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Equity portfolio diversification with high frequency data

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  • Vitali Alexeev
  • Mardi Dungey

Abstract

Investors wishing to achieve a particular level of diversification may be misled on how many stocks to hold in a portfolio by assessing the portfolio risk at different data frequencies. High frequency intradaily data provide better estimates of volatility, which translate to more accurate assessment of portfolio risk. Using 5-min, daily and weekly data on S&P500 constituents for the period from 2003 to 2011, we find that for an average investor wishing to diversify away 85% (90%) of the risk, equally weighted portfolios of 7 (10) stocks will suffice, irrespective of the data frequency used or the time period considered. However, to assure investors of a desired level of diversification 90% of the time (in contrast to on average), using low frequency data results in an exaggerated number of stocks in a portfolio when compared with the recommendation based on 5-min data. This difference is magnified during periods when financial markets are in distress, as much as doubling during the 2007-2009 financial crisis.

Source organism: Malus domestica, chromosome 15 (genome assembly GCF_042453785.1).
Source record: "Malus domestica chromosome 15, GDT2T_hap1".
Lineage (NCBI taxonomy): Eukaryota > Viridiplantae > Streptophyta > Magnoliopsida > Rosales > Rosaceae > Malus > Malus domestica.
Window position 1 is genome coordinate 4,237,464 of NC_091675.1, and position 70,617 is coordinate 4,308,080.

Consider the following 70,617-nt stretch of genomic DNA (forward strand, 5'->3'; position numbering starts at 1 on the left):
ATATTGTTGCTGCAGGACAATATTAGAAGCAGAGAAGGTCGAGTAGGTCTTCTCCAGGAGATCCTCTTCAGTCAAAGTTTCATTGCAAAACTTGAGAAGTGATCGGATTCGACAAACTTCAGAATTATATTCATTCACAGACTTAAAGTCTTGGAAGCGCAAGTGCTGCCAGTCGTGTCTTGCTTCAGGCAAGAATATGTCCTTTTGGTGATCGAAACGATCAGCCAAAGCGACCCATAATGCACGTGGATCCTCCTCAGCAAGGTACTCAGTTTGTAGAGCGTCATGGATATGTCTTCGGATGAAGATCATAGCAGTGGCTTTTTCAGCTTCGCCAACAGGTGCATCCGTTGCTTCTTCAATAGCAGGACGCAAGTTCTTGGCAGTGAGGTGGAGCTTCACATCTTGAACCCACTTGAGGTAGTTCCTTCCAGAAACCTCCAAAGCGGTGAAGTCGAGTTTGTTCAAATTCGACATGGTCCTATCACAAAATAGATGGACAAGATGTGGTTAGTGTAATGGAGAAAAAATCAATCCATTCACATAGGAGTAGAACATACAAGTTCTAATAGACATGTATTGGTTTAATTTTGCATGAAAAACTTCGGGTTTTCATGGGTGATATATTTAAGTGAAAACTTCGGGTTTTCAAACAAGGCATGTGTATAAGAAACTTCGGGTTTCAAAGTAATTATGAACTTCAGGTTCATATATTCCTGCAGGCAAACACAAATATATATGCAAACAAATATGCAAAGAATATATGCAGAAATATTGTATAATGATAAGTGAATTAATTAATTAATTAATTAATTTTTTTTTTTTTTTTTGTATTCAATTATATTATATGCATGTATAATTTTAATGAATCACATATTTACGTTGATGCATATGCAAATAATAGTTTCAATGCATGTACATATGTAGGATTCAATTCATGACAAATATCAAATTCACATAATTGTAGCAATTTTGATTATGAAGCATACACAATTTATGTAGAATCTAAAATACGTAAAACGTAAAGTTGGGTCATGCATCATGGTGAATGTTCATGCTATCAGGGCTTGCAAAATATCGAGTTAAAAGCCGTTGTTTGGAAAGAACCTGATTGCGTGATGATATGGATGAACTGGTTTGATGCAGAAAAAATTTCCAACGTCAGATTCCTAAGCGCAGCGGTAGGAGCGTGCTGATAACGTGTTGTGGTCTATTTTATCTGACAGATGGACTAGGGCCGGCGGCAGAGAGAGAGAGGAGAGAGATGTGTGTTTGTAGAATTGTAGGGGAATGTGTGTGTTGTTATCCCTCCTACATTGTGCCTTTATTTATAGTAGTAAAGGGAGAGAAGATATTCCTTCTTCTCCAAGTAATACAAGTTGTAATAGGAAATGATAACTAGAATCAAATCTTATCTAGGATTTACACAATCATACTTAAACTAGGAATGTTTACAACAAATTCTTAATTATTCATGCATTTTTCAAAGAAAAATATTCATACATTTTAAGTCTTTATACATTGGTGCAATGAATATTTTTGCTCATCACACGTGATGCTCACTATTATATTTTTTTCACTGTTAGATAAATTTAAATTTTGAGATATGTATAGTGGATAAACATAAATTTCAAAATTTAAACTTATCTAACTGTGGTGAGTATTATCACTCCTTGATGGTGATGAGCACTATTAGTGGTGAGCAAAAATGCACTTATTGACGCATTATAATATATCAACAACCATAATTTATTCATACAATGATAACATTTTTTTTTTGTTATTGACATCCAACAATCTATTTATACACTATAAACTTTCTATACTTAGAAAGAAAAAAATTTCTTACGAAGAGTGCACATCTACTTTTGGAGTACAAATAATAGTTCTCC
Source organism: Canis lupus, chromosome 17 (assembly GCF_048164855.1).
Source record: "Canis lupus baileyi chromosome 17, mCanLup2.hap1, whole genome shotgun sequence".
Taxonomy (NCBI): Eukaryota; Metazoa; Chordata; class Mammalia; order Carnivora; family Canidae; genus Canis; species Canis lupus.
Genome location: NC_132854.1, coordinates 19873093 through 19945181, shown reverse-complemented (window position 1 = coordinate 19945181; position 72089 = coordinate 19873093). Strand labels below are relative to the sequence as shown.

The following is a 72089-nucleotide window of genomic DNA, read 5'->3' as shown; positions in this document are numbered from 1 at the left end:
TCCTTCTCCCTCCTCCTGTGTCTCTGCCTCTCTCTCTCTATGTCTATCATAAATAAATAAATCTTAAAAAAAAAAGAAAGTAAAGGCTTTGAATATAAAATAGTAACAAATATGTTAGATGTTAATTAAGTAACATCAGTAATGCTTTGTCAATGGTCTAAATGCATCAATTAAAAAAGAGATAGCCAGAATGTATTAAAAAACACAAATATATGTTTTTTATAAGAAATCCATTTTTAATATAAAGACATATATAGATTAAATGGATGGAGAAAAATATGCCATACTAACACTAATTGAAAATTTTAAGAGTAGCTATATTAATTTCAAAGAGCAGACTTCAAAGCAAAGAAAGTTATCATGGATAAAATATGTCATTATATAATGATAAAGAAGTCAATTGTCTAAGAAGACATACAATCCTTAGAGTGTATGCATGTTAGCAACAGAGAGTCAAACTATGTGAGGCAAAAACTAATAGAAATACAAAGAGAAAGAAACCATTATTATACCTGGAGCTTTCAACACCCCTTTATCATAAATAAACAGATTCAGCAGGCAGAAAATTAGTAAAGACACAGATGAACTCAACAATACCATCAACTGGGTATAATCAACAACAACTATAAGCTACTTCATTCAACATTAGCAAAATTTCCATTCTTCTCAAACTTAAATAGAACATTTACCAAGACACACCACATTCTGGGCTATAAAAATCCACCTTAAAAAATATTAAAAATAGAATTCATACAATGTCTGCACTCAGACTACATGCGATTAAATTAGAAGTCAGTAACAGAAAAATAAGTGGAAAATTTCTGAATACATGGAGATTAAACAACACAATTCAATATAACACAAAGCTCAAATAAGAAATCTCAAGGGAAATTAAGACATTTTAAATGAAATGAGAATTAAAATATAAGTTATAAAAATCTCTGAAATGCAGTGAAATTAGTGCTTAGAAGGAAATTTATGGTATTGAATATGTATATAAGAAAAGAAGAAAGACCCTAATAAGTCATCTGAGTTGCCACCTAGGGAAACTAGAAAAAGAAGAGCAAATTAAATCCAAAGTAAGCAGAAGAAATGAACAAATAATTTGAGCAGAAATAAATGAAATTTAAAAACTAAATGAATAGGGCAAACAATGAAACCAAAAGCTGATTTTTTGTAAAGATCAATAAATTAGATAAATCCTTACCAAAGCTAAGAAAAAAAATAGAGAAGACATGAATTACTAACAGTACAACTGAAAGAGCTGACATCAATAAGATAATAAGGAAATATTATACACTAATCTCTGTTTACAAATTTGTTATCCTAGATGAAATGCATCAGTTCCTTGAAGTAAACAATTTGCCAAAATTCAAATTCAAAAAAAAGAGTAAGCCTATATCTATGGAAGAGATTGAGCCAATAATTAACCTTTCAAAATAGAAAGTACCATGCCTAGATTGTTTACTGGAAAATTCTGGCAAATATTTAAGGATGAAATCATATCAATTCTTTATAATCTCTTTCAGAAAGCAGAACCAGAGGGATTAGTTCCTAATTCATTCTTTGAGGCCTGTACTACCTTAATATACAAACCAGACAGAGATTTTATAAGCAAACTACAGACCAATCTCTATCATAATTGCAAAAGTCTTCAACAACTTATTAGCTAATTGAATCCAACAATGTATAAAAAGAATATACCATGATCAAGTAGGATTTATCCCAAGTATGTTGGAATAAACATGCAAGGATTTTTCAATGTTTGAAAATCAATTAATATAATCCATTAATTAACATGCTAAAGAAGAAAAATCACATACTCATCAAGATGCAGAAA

Suggested Citation

  • Vitali Alexeev & Mardi Dungey, 2015. "Equity portfolio diversification with high frequency data," Quantitative Finance, Taylor & Francis Journals, vol. 15(7), pages 1205-1215, July.
  • Handle: RePEc:taf:quantf:v:15:y:2015:i:7:p:1205-1215
    DOI: 10.1080/14697688.2014.973898
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    Cited by:

    1. Vitali Alexeev & Mardi Dungey & Wenying Yao, 2016. "Continuous and Jump Betas: Implications for Portfolio Diversification," Econometrics, MDPI, Open Access Journal, vol. 4(2), pages 1-15, June.

    More about this item

    JEL classification:

    • G11 - Financial Economics - - General Financial Markets - - - Portfolio Choice; Investment Decisions
    • C63 - Mathematical and Quantitative Methods - - Mathematical Methods; Programming Models; Mathematical and Simulation Modeling - - - Computational Techniques

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